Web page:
Yesterday, Steven Hyden spent 2,000 words on the subject of “blog rock” and none of them were devoted to the locally celebrated Midlake. Hyden couldn’t even give the band a proper main-body backhand, but did manage a dismissive swipe in a footnote, one of Grantland’s staple formulas. The flippancy of this exposed something problematic in current music criticism, which is a dumb, wordy way of saying it touched off one of my rants. Here is the footnote:
“Other blog-rock bands, in no particular order: the Faint, Louis XIV, the Go! Team, the Rapture, Gang Gang Dance, Ponytail, Vivian Girls, the Morning Benders, the Unicorns, Islands, Bishop Allen, Midlake, and Rogue Wave.”
Apparently, Midlake got caught up in the tornado of Hyden’s own rant about “blog rock,” which he loosely describes as “young, mostly urban, predominantly white, ostensibly underground rock bands that were closely associated with Internet culture.” Take note of the adverb “closely.” That’s what makes the definition so pinpoint specific.
It is so obviously straw-man that it should be above Hyden, who writes frequent, brilliant things about the troubled state of music criticism. Here he falls ill to his own diagnoses. And I might have let him off the hook if I hadn’t taken the Midlake thing so personally. It’s not that I was ever head-over-heels for Midlake. I wrote my own lukewarm review of Antiphon back in November. It was actually Hyden that gave it the glowing review, calling it “probably the best LP Midlake has ever made.” It makes his motivation for including Midlake’s name among other “blog rock” castoffs all the more puzzling.
I keep writing “blog rock” in quotes because I’m still a little amazed that anyone, Hyden included, could consider it a real noun. And it’s probably what actually set me off in the first place. Hyden uses the term almost exclusively in the pejorative to point to a time he considers archaic, when both blogs and rock were considered vital. Both, the logic follows, have outlived their usefulness and so too the bands that bore the moniker.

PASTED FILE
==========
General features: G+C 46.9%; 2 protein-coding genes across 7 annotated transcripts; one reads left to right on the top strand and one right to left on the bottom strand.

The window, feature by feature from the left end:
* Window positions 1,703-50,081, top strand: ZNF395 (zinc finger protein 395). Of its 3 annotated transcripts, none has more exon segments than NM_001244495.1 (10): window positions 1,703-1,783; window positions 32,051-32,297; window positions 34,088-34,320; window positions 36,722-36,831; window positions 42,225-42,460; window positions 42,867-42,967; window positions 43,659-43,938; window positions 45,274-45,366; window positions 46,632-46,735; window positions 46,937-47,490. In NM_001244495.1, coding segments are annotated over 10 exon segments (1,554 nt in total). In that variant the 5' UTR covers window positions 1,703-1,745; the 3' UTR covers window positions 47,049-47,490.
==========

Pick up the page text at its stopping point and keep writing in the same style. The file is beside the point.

Here’s my problem with that. There are still blogs. There is still rock music. And none of the bands you mentioned willingly called themselves “blog rock.” To worsen the argument, Hyden starts the piece by mentioning an upcoming album by Clap Your Hands and later throws Midlake under the bus when he gave their new album a thumb up just six months prior. As he sees it, Clap Your Hands has slid into the category of “datedness” because NPR last sang their praises ALL the way back in 2009. Yet both groups are, by the most objective criteria, current.
I really think Hyden wrote the piece just because he hated the name Clap Your Hands Say Yeah. And I won’t cast stones there. But the piece is also symptomatic of the misplaced iconoclasm of music criticism’s new elite, the shrapnel of which just happen to catch our own Midlake and wound my sensibilities. For any number of reasons, this new elite needs to bury bands like Midlake and Clap Your Hands and rock and roll and the guitar and other things we used to cherish. It’s some kind of attachment disorder that is beyond my realm of expertise to treat.
Music criticism is stupid. That has been its enduring quality and the secret of its perseverance. It is one person giving his or her incredibly subjective view of a subjective art and using the best of unjustified hyperbole to do it. The practice is marked by argument, excitement and a comical lack of consensus. It’s stupid and fun as hell. Hyden’s piece loses that wonderful stupidity. It rings more authoritative, the oligarchy come to exile all remnants of the “old way.”
On one hand, Hyden’s point is simple: there used to be some bands that got us excited and they really didn’t have much steam. But he belabors the point to imply that any artist still making music after a point of relevancy is violating some sort of flimsy ethic. But I’m glad certain bands are still making music that I think is shitty. I’m glad bands like Midlake are still making music that I think is ok. And I’m trying to enjoy the current decade of music while also appreciating the bright spots from the last one. It’s not a real difficult balancing act, Steve. Give it a try.